Congratulations to St Paul’s alum Jack Manning Bancroft, Australia’s youngest Honorary Doctor

Congratulations to St Paul’s alum Jack Manning Bancroft, Australia’s youngest Honorary Doctor

2 years ago

Australia’s youngest Honorary Doctor makes giant strides in Indigenous success

4 April 2016

One of the nation’s most enterprising millennials, Jack Manning Bancroft, will be made an Honorary Doctor of the University of South Australia this week, in recognition of his highly successful national program to improve educational outcomes for Aboriginal and Torres Strait Islander youth.

The founder of the Australian Indigenous Mentoring Experience (AIME) will be the youngest recipient of the award in Australian history.

UniSA Vice Chancellor Professor David Lloyd says it is important to break with tradition when encouraging excellence.

“Universities usually recognise people at the very end of their careers with these sorts of awards, but I believe, when young people like Jack show how rapidly they can make such a big difference in the world, the achievement should be celebrated and recognised,” Prof Lloyd says.

A graduate of Sydney and Stanford Universities, Manning Bancroft was a 19 year-old student when he founded AIME as a tiny ‘start-up’ based on the principle that if Aboriginal students had the support of a peer mentor –  someone just a little bit older who was on their side, someone who believed in them – they would have a better chance of success.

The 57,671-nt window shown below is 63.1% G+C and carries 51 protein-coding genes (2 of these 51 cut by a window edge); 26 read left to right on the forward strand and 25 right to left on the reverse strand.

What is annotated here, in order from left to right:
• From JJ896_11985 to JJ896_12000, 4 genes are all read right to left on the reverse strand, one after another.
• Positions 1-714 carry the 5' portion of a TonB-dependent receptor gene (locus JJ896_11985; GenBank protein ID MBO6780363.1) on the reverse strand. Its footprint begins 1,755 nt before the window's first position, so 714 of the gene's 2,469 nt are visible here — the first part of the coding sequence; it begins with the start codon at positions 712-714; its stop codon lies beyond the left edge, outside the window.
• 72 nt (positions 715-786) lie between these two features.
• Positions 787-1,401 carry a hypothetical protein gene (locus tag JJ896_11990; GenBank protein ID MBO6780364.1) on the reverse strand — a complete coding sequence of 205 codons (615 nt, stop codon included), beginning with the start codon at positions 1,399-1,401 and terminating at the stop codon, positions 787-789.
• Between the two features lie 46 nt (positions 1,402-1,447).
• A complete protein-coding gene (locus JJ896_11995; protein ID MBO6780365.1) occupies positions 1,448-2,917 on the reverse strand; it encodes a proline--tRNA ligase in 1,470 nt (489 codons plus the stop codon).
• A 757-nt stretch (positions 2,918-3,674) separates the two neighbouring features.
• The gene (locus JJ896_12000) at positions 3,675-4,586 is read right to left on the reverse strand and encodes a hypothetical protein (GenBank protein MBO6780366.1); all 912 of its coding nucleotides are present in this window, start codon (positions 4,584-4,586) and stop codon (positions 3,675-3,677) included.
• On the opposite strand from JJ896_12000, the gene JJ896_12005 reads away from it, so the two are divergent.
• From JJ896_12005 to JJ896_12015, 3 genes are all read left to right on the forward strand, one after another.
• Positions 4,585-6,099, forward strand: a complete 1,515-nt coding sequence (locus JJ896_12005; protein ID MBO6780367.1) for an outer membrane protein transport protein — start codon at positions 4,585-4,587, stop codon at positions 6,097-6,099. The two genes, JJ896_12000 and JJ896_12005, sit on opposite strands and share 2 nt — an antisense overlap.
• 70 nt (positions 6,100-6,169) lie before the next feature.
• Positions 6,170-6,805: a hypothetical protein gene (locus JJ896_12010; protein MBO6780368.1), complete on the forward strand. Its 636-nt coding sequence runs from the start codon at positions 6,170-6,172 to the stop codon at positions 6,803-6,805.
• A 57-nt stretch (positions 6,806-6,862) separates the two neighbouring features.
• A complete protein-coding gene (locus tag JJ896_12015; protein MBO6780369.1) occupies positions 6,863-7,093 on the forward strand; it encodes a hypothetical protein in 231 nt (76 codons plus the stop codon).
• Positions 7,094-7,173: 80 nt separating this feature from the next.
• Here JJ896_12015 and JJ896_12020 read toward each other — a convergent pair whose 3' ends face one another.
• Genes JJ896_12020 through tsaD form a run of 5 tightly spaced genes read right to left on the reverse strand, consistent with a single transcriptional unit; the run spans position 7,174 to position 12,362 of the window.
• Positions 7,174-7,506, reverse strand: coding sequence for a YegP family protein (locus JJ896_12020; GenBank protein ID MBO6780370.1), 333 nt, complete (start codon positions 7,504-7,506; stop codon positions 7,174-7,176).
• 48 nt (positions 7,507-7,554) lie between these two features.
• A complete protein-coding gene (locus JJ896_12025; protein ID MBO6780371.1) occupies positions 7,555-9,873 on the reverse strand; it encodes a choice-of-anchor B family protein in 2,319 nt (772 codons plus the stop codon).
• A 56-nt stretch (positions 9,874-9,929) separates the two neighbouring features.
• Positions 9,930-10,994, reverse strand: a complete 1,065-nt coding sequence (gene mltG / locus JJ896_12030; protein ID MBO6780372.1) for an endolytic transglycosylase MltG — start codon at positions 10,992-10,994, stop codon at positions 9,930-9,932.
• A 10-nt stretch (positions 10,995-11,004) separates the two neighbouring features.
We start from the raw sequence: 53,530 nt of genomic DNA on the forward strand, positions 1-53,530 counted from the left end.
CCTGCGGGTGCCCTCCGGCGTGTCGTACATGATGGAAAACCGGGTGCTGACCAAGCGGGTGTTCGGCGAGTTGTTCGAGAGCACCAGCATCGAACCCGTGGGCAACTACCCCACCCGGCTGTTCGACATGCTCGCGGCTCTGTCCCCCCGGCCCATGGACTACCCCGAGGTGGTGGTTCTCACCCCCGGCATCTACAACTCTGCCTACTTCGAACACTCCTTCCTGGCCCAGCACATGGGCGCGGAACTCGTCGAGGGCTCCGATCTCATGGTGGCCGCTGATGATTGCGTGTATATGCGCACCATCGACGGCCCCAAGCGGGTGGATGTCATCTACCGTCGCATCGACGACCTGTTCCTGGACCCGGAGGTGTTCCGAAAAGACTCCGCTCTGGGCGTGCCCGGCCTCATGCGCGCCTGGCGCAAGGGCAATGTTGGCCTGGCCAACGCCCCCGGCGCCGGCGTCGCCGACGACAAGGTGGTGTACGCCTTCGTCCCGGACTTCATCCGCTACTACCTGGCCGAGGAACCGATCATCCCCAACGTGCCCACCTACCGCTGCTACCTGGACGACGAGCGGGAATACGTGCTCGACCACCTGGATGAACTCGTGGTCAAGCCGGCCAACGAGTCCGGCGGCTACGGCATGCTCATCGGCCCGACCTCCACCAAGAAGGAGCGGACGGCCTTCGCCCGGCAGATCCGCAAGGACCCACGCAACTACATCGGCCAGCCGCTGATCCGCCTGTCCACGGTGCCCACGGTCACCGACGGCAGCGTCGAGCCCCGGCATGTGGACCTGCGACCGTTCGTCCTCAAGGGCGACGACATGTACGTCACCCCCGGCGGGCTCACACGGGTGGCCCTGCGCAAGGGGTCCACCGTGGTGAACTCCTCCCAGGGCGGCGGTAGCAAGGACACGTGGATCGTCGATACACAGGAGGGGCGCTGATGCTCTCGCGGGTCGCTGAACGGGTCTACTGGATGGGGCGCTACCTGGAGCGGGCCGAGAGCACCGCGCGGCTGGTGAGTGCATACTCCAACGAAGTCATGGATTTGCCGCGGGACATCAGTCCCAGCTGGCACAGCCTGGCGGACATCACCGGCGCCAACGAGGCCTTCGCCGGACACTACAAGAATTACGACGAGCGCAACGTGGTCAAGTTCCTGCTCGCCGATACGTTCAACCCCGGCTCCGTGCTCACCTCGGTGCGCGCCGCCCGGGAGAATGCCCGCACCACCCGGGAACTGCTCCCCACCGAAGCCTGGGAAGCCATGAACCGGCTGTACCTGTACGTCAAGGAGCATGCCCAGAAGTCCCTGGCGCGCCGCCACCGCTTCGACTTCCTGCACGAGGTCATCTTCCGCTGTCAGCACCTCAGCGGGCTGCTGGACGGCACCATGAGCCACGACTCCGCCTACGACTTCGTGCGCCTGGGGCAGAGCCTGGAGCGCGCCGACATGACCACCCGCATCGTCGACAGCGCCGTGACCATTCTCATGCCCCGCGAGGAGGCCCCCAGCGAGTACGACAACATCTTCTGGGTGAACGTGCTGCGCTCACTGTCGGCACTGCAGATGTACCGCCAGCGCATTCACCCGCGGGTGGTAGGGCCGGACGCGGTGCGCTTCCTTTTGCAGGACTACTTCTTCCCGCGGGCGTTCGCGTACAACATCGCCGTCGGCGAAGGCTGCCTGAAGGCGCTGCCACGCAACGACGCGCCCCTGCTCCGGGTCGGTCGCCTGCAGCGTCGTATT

“In 2005, when he founded AIME, Jack had just 25 university mentors and 25 high school students, but he had a driving passion to succeed,” Prof Lloyd says.

“Today AIME is working with 6,000 mentees and 1,800 mentors across 37 locations and in partnership with 
18 Australian universities. We’re proud to be a part of one of the most scalable, cost effective and successful mentoring programs in the world.

“With a goal to support 10,000 kids a year by 2018, AIME is showing real results; students completing the program are transitioning through high school and into university, employment or further education at the same rate as all Australian students.”

In 2014, 76 percent of AIME’s 365 Year 12 students transitioned to university, employment or further education. This exceeds the national non-Indigenous transition rate of 75 percent for 18-25 year-olds, and the national Indigenous rate of 40 percent.

AIME has continued to innovate and lead the business community since it was founded.

The organisation now employs 100 staff nationally and was voted 9th in the BRW Best Places to Work in Australia in 2015. AIME was a grant recipient of the 2014 Google Impact Challenge and last year launched its own clothing brand, AIME Apparel, to share stories and artworks from talented Indigenous students, which in turn raise funds for the program.

“Jack is a remarkable person and a shining example of someone who has made their vision a reality,” Prof Lloyd says.

“He is an inspiration for all young people who want to change their world and we are delighted to welcome him to the University of South Australia community.”

Jack has been named NSW Young Australian of the Year (2010) and Young People’s Australian Human Rights Medallist (2010).

To ensure that no Indigenous young person gets left behind, the University of South Australia has committed to a further 10 years working with AIME. 

The Honorary Doctorate will be presented on April 4 at the 3 pm graduation ceremony at the Adelaide Convention Centre.

 

Original article location: University of South Australia website